10. John Ludlow says:

    Has the friend in this story watched Herbie movies a few too many times?

  11. Brian_EE says:

    @Joshua, I think Klink would be funnier.

  12. lefty says:

    This is why I name all my kernel objects "GeorgeForeman".

  13. Roger says:

    "Don't give them a name unless you intend them to be shared."

    Good parenting advice too!

  14. use GUID in name says:

    Seems like if you simply include a GUID in the name, that should cut down on accidental name collision?

  15. 640k says:

    2^128 kernel names is enough for everyone.

  16. poizan42 says:

    Medinoc: Unless you are stuck with badly designed libraries *cough* .NET *cough*, you shouldn't pass the name of objects to your child processes for IPC – instead make a non-shareable (including non-inheritable) object and use DuplicateHandle to give your child process access to it.

  17. Horrible Person says:

    I want you to do a story about the Windows 9 name rumors, or at least cover some programs that are this lazy

    twitter.com/…/517358472715710465

    Please? Pretty Please?

    [Check out the second word in the title of the blog. Wait five years, then ask again. -Raymond]
  18. Yuhong Bao says:

    @Horrible Person: That is pretty simple, Java has code to translate the raw version info into marketing names:

    hg.openjdk.java.net/…/java_props_md.c

    Unfortunately, people managed to use the marketing names to create incorrect version checks, as mentioned above on twitter.

  19. poizan42 says:

    @Medinoc: Write it to the process's stdin?

  20. Is there a way to enumerate named events? I'm curious to see what the programs I have running are using.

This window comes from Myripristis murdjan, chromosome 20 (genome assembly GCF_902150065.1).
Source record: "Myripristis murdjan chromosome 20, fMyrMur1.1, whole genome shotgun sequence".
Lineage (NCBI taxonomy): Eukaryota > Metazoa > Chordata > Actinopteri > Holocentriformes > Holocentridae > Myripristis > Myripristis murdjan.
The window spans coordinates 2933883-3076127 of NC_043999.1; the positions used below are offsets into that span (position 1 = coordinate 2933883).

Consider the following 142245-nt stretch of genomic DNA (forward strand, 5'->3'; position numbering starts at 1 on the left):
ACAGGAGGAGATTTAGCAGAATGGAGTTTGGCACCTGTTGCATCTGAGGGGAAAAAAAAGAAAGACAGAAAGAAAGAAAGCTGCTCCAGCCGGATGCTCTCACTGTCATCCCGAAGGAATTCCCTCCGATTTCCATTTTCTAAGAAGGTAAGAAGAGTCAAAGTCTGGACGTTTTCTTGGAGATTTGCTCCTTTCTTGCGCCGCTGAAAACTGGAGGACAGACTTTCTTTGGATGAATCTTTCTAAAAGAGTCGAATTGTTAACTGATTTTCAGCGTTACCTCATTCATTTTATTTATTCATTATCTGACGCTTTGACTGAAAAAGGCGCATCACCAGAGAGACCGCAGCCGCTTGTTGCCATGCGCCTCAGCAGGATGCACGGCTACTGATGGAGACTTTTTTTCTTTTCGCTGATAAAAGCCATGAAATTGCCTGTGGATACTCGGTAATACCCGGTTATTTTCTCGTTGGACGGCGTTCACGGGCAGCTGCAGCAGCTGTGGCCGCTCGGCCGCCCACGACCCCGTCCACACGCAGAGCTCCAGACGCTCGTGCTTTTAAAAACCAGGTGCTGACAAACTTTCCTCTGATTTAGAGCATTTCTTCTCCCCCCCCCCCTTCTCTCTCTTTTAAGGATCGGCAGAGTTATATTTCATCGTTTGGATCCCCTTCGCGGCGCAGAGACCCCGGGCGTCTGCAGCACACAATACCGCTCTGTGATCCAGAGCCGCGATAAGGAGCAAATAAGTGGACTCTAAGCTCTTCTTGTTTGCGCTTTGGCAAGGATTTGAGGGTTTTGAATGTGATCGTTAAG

21. poizan42 says:

    @Maurits: NtQuerySystemInformation with the undocumented SystemHandleInformation (0x10) or SystemExtendedHandleInformation (0x40) value for SystemInformationClass.

    Usual disclaimers about using undocumented features applies ofc.

  22. OldFart says:

    Or, you can use the Sysinternals "handle" program to get a list of kernel objects.

  23. John Ludlow says:

    Or Process Explorer if you prefer a GUI

  24. Medinoc says:

    @poizan42: And then I have to communicate my new, duplicated handle to the child process, using some *other* means because I can no longer use the command line.

    Not a problem for a Windowed application (just SendMessage() it), but harder for a console-based app.

  25. JamesJohnston says:

    @Medinoc: And this is what the "bInheritHandle" member of the "SECURITY_ATTRIBUTES" structure passed to CreateEvent is for.  Naming the event is still wrong if you need an event sharable between your process and a child process.

  26. Carl D says:

    … Or you can use Resource Monitor (CPU tab – associated handles pane) if you want to use something built-in to Windows itself.

  27. ChrisR says:

    @JamesTJohnston: I'm not disagreeing that you don't need to name the event, but I don't think you got Medinoc's point.  The handle value itself still has to be communicated to the child process for the child process to know which inherited handle value it is supposed to use for the event.  This can be either through the command line, environment or other IPC according to MSDN [1].  So if you rule out the command line, as per poizan42, then you are left with environment or other IPC, which is what Medinoc is begrudging.  [1] msdn.microsoft.com/…/ms683463(v=vs.85).aspx

  28. Jasper says:

    That seems like an unfortunate choice in the API. I don't blame the original developers. I also would have expected that a method called "Create", would indeed, "Create" something.

  29. You can also use WinObj. It shows the object manager's namespace. That's where all the named kernel objects are kept.

  30. Joker_vD says:

    @Jasper: It does create a new handle, which has a brand new record in the process's handle table. Is it good enough?